The context of chemical flooding is set in environmental remediation or secondary oil recovery from a reservoir. There is hydrocarbon or contaminant in the ground which we want to remove. Short of digging a huge hole, the way to remove chemicals from the subsurface is to pump other chemicals into the ground which mobilize and displace the existing substances. The chemical flooding simulation models this process, computing concentrations of various chemicals at specified spatial locations in time. It is beyond the scope of this paper to describe chemical flooding in technical depth. Refer to [9] for more information. Chemicals are pumped into the ground using injection wells, and removed from the ground using production wells. Determining an optimal placement of wells so as to maximize the amount of contaminant removed is the goal of this project. The intent is to allow for the best use of human intuition based upon the human's ability to process visual depiction of simulation results, and to allow the user to put a particular well "over there by that thing in the ground" using the VR input device.

The chemical flooding simulation has numerous parameters, some of which are scalar, some of which are three dimensional. The scalar parameters are easily mapped to standard dials and buttons in AVS. The three dimensional parameters are the locations of the wells. The Spaceball is used to specify the locations of the wells in three-space.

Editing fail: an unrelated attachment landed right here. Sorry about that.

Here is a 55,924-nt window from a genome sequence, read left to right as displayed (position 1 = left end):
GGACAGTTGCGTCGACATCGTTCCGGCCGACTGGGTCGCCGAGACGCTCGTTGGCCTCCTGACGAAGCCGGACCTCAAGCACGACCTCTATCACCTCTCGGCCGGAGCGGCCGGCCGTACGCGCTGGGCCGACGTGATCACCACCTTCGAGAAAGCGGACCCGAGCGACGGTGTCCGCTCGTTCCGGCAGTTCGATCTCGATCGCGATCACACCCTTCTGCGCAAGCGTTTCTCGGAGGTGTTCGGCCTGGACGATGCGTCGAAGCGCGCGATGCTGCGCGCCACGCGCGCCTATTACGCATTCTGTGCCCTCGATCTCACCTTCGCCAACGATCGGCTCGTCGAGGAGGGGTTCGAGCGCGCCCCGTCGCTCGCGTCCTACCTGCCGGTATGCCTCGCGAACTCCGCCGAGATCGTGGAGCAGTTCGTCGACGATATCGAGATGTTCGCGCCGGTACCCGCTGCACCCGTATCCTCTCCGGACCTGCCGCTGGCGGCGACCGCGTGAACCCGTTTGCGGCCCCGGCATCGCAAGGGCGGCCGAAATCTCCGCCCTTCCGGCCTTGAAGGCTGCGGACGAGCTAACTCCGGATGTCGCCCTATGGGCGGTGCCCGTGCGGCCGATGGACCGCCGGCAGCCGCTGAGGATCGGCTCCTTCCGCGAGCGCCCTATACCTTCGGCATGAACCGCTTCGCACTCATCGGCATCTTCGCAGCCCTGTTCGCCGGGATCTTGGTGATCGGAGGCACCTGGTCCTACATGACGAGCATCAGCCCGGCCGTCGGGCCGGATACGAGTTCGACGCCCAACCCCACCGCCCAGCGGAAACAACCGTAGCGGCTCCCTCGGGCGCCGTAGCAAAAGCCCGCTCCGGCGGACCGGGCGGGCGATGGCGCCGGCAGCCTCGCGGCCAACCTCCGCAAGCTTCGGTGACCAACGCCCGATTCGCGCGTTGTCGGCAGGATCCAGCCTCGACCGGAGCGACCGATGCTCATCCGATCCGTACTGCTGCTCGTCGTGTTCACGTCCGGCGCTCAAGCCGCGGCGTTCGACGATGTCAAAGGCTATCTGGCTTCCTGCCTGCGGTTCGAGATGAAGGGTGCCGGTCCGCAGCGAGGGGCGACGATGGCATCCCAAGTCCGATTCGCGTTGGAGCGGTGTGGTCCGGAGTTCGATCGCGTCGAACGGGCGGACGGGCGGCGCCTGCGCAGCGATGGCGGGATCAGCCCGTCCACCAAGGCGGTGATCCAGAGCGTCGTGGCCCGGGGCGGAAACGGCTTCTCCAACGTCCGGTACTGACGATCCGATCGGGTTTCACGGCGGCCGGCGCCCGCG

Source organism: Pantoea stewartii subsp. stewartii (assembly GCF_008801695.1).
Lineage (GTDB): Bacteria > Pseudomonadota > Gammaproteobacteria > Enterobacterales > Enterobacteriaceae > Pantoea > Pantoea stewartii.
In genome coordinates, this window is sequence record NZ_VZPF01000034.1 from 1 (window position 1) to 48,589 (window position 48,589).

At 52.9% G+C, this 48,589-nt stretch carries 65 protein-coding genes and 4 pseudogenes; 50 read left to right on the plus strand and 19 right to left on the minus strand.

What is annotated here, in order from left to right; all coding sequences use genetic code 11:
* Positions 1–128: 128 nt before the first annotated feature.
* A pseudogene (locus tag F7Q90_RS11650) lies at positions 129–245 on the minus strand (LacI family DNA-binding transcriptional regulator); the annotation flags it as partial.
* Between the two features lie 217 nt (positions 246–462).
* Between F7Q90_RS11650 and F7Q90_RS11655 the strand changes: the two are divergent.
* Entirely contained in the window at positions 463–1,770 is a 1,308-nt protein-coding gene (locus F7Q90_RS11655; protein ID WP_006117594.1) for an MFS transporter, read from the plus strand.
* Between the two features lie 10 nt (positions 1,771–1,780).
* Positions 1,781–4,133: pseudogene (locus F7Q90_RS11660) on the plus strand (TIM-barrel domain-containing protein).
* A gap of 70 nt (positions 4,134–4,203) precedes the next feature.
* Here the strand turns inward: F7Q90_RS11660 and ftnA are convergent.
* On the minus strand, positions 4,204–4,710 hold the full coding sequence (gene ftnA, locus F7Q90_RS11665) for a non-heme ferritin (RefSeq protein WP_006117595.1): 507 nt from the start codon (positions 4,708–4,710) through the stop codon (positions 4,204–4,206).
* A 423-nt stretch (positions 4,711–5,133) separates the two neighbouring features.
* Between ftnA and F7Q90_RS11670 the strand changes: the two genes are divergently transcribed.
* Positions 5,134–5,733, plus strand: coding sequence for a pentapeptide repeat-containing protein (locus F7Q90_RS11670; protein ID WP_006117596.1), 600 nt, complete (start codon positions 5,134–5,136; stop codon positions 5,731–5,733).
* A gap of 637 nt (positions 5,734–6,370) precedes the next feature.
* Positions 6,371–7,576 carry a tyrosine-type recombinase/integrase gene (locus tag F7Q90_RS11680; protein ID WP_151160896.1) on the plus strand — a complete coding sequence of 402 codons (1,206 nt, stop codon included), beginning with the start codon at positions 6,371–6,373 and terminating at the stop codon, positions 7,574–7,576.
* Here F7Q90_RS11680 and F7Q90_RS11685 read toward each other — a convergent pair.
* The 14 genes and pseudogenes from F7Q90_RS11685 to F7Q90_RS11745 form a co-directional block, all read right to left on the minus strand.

In implementing the VR interface and porting the simulation into AVS, we wrote three application-specific modules and one general purpose module. The general-purpose module provides the means to control the camera position and orientation using the spaceball. There is no relationship between the application-specific modules and the camera-Spaceball module.

One of the three application specific modules is the simulation itself. We added hooks to the Fortran code to change how the simulation disposes of its data at each time step (the interface to the AVS field structure), as well as wrote a C-language wrapper which implements the AVS description function, manages coroutine events, and so forth. The output from the simulation is an AVS field. The field contains information about chemical concentrations at each node in the finite difference grid at each time step. At present, this field is three dimensional (a three dimensional array at each time step). A four dimensional field would permit the user to use an appropriate slicing tool ("new ortho slicer," for example, contributed by Lawrence Berkeley Laboratory to the International AVS Center) to look at three dimensional hyperslices from four dimensional data. The output may be visualized using a variety of tools, such as the isosurface generator.

The other two modules read (and possibly change) simulation input data files. One of the modules reads the file containing information about the finite difference grid used in the simulation, and generates a field with information about subsurface physical parameters, such as rock permeability, at each grid point. The grid may be visualized using a number of parameters.